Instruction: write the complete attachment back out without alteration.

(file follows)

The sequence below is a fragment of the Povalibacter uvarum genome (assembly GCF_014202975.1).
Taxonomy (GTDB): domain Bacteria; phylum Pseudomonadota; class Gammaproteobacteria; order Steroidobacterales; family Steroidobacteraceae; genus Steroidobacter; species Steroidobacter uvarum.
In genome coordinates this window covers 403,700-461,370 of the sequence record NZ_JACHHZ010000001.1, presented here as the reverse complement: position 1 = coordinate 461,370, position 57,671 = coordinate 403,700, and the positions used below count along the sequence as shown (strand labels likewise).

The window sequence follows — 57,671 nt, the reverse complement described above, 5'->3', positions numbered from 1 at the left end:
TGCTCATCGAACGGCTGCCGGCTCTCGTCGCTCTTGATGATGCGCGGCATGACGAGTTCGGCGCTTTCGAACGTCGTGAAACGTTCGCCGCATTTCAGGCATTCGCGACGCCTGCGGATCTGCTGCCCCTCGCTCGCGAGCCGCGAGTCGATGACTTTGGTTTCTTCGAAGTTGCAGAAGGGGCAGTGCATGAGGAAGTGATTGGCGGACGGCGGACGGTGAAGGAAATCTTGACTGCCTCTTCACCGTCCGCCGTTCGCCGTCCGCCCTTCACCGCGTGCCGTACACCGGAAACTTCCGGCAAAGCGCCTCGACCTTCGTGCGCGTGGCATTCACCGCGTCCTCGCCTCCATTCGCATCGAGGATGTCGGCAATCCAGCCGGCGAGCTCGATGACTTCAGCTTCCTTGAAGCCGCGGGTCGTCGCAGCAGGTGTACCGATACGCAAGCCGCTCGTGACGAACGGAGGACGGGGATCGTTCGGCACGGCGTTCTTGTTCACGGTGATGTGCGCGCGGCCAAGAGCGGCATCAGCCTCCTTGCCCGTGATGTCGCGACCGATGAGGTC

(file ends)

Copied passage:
The sequence below is a fragment of the Povalibacter uvarum genome (assembly GCF_014202975.1).
Taxonomy (GTDB): domain Bacteria; phylum Pseudomonadota; class Gammaproteobacteria; order Steroidobacterales; family Steroidobacteraceae; genus Steroidobacter; species Steroidobacter uvarum.
In genome coordinates this window covers 403,700-461,370 of the sequence record NZ_JACHHZ010000001.1, presented here as the reverse complement: position 1 = coordinate 461,370, position 57,671 = coordinate 403,700, and the positions used below count along the sequence as shown (strand labels likewise).

The window sequence follows — 57,671 nt, the reverse complement described above, 5'->3', positions numbered from 1 at the left end:
TGCTCATCGAACGGCTGCCGGCTCTCGTCGCTCTTGATGATGCGCGGCATGACGAGTTCGGCGCTTTCGAACGTCGTGAAACGTTCGCCGCATTTCAGGCATTCGCGACGCCTGCGGATCTGCTGCCCCTCGCTCGCGAGCCGCGAGTCGATGACTTTGGTTTCTTCGAAGTTGCAGAAGGGGCAGTGCATGAGGAAGTGATTGGCGGACGGCGGACGGTGAAGGAAATCTTGACTGCCTCTTCACCGTCCGCCGTTCGCCGTCCGCCCTTCACCGCGTGCCGTACACCGGAAACTTCCGGCAAAGCGCCTCGACCTTCGTGCGCGTGGCATTCACCGCGTCCTCGCCTCCATTCGCATCGAGGATGTCGGCAATCCAGCCGGCGAGCTCGATGACTTCAGCTTCCTTGAAGCCGCGGGTCGTCGCAGCAGGTGTACCGATACGCAAGCCGCTCGTGACGAACGGAGGACGGGGATCGTTCGGCACGGCGTTCTTGTTCACGGTGATGTGCGCGCGGCCAAGAGCGGCATCAGCCTCCTTGCCCGTGATGTCGCGACCGATGAGGTC